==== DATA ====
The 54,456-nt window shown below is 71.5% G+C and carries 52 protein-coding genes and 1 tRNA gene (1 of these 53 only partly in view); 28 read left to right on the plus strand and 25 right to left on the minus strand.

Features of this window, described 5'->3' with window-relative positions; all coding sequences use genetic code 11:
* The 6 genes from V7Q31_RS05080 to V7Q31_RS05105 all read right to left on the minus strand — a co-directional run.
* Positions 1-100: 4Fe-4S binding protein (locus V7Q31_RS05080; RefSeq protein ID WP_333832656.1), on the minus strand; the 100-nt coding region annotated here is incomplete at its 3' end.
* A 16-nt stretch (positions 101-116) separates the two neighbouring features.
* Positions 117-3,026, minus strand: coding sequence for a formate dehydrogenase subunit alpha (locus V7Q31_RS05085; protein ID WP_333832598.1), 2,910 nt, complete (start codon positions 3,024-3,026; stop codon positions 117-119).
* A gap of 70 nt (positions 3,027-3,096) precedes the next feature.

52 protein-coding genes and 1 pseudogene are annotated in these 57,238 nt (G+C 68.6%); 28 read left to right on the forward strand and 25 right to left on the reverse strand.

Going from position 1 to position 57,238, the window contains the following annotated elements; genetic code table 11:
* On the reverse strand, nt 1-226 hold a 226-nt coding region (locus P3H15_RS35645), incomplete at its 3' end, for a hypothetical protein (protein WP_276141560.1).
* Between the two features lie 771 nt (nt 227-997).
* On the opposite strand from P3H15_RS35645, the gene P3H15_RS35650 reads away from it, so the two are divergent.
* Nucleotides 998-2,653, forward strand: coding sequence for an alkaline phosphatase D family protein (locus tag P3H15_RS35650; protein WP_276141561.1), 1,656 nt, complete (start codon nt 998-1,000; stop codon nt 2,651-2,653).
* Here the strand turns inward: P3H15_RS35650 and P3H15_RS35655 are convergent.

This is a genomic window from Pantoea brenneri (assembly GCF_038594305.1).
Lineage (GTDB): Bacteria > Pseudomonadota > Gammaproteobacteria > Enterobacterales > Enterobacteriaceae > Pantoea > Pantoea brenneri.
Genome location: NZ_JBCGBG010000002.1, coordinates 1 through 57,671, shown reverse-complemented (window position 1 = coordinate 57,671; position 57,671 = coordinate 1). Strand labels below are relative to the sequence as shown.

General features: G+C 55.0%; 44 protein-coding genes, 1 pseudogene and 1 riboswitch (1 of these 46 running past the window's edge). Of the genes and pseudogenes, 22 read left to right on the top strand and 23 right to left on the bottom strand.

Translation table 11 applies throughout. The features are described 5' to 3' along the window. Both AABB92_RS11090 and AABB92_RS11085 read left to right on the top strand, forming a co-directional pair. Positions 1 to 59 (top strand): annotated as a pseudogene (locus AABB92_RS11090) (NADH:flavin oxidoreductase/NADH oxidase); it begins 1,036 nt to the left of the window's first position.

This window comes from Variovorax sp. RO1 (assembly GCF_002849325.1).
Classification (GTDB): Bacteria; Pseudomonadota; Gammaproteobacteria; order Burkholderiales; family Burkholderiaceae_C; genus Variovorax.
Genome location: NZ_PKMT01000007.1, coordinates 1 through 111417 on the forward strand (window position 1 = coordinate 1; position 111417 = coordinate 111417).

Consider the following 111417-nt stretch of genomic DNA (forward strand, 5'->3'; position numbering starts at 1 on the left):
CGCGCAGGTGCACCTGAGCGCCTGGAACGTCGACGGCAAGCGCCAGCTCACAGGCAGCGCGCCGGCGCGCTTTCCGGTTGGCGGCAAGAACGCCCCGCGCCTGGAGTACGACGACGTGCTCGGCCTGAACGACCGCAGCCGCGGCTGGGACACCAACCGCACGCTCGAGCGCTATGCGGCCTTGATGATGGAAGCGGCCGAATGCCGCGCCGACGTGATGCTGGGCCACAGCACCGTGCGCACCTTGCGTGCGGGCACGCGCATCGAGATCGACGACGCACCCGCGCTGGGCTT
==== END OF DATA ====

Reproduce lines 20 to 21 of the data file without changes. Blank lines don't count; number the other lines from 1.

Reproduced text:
This window comes from Variovorax sp. RO1 (assembly GCF_002849325.1).
Classification (GTDB): Bacteria; Pseudomonadota; Gammaproteobacteria; order Burkholderiales; family Burkholderiaceae_C; genus Variovorax.